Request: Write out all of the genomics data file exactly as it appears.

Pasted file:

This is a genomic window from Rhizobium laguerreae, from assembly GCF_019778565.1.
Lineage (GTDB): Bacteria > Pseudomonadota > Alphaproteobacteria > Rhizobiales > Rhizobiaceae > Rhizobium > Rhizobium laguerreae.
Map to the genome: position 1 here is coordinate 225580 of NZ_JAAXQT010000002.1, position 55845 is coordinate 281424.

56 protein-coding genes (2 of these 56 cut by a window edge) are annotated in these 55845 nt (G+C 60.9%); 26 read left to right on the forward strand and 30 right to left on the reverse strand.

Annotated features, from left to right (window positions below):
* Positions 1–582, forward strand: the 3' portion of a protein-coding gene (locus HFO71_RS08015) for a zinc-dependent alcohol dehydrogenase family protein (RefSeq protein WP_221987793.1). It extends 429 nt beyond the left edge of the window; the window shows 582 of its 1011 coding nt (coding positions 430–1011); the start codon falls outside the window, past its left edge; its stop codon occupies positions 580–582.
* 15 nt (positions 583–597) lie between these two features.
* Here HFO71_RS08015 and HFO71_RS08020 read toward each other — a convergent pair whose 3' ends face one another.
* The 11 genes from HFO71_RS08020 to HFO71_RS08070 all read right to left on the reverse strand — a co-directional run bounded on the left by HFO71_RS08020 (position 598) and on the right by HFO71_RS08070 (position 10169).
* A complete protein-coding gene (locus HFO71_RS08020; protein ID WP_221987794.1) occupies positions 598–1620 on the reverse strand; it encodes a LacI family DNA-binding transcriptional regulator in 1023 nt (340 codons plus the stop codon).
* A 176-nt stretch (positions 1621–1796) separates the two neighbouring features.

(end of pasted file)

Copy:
This is a genomic window from Rhizobium laguerreae, from assembly GCF_019778565.1.
Lineage (GTDB): Bacteria > Pseudomonadota > Alphaproteobacteria > Rhizobiales > Rhizobiaceae > Rhizobium > Rhizobium laguerreae.
Map to the genome: position 1 here is coordinate 225580 of NZ_JAAXQT010000002.1, position 55845 is coordinate 281424.

56 protein-coding genes (2 of these 56 cut by a window edge) are annotated in these 55845 nt (G+C 60.9%); 26 read left to right on the forward strand and 30 right to left on the reverse strand.

Annotated features, from left to right (window positions below):
* Positions 1–582, forward strand: the 3' portion of a protein-coding gene (locus HFO71_RS08015) for a zinc-dependent alcohol dehydrogenase family protein (RefSeq protein WP_221987793.1). It extends 429 nt beyond the left edge of the window; the window shows 582 of its 1011 coding nt (coding positions 430–1011); the start codon falls outside the window, past its left edge; its stop codon occupies positions 580–582.
* 15 nt (positions 583–597) lie between these two features.
* Here HFO71_RS08015 and HFO71_RS08020 read toward each other — a convergent pair whose 3' ends face one another.
* The 11 genes from HFO71_RS08020 to HFO71_RS08070 all read right to left on the reverse strand — a co-directional run bounded on the left by HFO71_RS08020 (position 598) and on the right by HFO71_RS08070 (position 10169).
* A complete protein-coding gene (locus HFO71_RS08020; protein ID WP_221987794.1) occupies positions 598–1620 on the reverse strand; it encodes a LacI family DNA-binding transcriptional regulator in 1023 nt (340 codons plus the stop codon).
* A 176-nt stretch (positions 1621–1796) separates the two neighbouring features.